We witness the spectacle of the alumni game, where former players, of all ages, comes back to play the current team. The Universities of Kansas State, and Humboldt State allows us to experience this unique bond between former players and current players. With computer imaging, we get to see how former players in their prime match up against current players. As we hear personal accounts of camaraderie and former glory, we see that similar bonds are timeless even though traditions are fading away. Singing used to be a staple in all Rugby Football Clubs, and most teams used to have a team song. Rugby songs are very crude and vulgar for those in earshot, but are sung in high spirits and in good humor. Traditions like this, as well as “shooting the boot,” and a “Zulu dance” are traced back to their beginnings as Alumni try to pass on their traditions.
The rise of popularity of rugby in America can be attributed to more media coverage, NCAA sanctioning, but stems from the rising youth programs in the US. As the CEO of USA Rugby, Nigel Melville explains, the focus on youth rugby is paramount in the advancement of US Rugby on the global scale. Programs in New Orleans, Kansas City and Sacramento are highlighted in this expose of high school rugby.
The efforts of Play Rugby located in NYC are followed through some tough inner city schools, as we see the difference rugby can make to children of all walks of life. Founder, and former US Eagle, Mark Griffin discusses his vision for Play Rugby, and the personal sacrifices he made to make it happen. The success of Hyde High School is a heartfelt story of redemption through rugby. The saving grace of rugby is examined in Oakland, CA, when the Oakland Warthog RFC shares their off field victories along with their tragic history. The success of these high school programs may not have ever happened if it wasn’t for the trailblazers before. The Greywolves RFC is a US minority team that travels across the US to play in tournaments. While in town, the Greywolves volunteer their time at various middle schools, magnet schools as well as high schools to promote a positive message and help troubled youth find a productive outlet for their frustrations.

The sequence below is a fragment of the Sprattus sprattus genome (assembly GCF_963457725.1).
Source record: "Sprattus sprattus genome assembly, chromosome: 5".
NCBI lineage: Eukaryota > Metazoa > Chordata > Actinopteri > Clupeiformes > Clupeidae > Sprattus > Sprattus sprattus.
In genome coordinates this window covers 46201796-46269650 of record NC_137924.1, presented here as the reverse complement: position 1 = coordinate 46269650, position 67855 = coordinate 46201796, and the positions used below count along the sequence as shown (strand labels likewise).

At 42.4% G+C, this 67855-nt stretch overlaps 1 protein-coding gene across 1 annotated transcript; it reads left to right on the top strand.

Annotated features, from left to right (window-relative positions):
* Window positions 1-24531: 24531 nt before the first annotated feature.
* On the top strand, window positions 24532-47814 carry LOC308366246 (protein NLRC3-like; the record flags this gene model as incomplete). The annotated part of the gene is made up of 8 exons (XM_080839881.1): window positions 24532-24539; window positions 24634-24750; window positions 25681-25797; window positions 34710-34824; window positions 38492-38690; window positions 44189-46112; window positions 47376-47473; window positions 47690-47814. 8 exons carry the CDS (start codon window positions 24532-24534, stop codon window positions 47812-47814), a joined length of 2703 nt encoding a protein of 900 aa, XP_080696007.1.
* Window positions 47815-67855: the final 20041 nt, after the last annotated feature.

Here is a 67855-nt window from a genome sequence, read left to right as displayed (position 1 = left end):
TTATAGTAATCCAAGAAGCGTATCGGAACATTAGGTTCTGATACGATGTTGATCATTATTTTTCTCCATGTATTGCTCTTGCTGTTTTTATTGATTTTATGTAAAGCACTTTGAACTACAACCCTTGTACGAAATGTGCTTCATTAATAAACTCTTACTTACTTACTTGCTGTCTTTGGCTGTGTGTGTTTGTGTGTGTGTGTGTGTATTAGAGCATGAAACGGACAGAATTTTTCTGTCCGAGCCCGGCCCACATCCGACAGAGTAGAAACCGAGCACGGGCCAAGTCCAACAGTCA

Finally USA Rugby takes center stage. The hard work and dedication it takes for players to make the squad is shown through the plight of potential Eagles. The US Olympic Rugby squad is followed on their overseas tours leading up to the Olympics. Coach Alex Magleby addresses the obstacles in repeating as gold medalist in this passionate David and Goliath story.
As we come to an end of this exploration of American Rugby, we revisit the Highwaymen on various other tours. We share in their crazy antics. Through this exploration of American rugby, we see the alluring charm of the camaraderie and traditions of old juxtaposed against the modern day drive to legitimize the sport. In the end the evolution of rugby in America may one day be a marketable force in the sporting area, rivaling the likes of Football, Basketball, Baseball and Hockey. If rugby ever gets to center stage one thing that will set this sport apart from all others is its wild, chaotic past. The camaraderie found in this barbaric sport played by gentlemen, will always set it apart from all other sports.